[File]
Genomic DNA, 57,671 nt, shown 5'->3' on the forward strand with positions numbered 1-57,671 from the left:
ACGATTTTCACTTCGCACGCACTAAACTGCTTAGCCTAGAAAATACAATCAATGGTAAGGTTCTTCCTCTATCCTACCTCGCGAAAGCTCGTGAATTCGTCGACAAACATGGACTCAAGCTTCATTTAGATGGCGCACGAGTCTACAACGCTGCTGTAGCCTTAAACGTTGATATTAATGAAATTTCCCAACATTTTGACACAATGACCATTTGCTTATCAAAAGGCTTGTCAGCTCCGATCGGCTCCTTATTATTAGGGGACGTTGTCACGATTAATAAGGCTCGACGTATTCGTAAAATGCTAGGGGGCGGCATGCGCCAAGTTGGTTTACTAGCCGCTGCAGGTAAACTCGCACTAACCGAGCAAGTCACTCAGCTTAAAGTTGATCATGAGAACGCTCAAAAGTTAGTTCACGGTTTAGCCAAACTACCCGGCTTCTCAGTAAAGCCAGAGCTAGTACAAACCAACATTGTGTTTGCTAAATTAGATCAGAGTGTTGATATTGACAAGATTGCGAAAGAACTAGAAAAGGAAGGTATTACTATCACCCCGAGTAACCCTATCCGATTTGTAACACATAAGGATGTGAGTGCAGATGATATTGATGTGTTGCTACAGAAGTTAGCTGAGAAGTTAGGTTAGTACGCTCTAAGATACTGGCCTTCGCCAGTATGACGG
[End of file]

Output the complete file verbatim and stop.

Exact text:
Genomic DNA, 57,671 nt, shown 5'->3' on the forward strand with positions numbered 1-57,671 from the left:
ACGATTTTCACTTCGCACGCACTAAACTGCTTAGCCTAGAAAATACAATCAATGGTAAGGTTCTTCCTCTATCCTACCTCGCGAAAGCTCGTGAATTCGTCGACAAACATGGACTCAAGCTTCATTTAGATGGCGCACGAGTCTACAACGCTGCTGTAGCCTTAAACGTTGATATTAATGAAATTTCCCAACATTTTGACACAATGACCATTTGCTTATCAAAAGGCTTGTCAGCTCCGATCGGCTCCTTATTATTAGGGGACGTTGTCACGATTAATAAGGCTCGACGTATTCGTAAAATGCTAGGGGGCGGCATGCGCCAAGTTGGTTTACTAGCCGCTGCAGGTAAACTCGCACTAACCGAGCAAGTCACTCAGCTTAAAGTTGATCATGAGAACGCTCAAAAGTTAGTTCACGGTTTAGCCAAACTACCCGGCTTCTCAGTAAAGCCAGAGCTAGTACAAACCAACATTGTGTTTGCTAAATTAGATCAGAGTGTTGATATTGACAAGATTGCGAAAGAACTAGAAAAGGAAGGTATTACTATCACCCCGAGTAACCCTATCCGATTTGTAACACATAAGGATGTGAGTGCAGATGATATTGATGTGTTGCTACAGAAGTTAGCTGAGAAGTTAGGTTAGTACGCTCTAAGATACTGGCCTTCGCCAGTATGACGG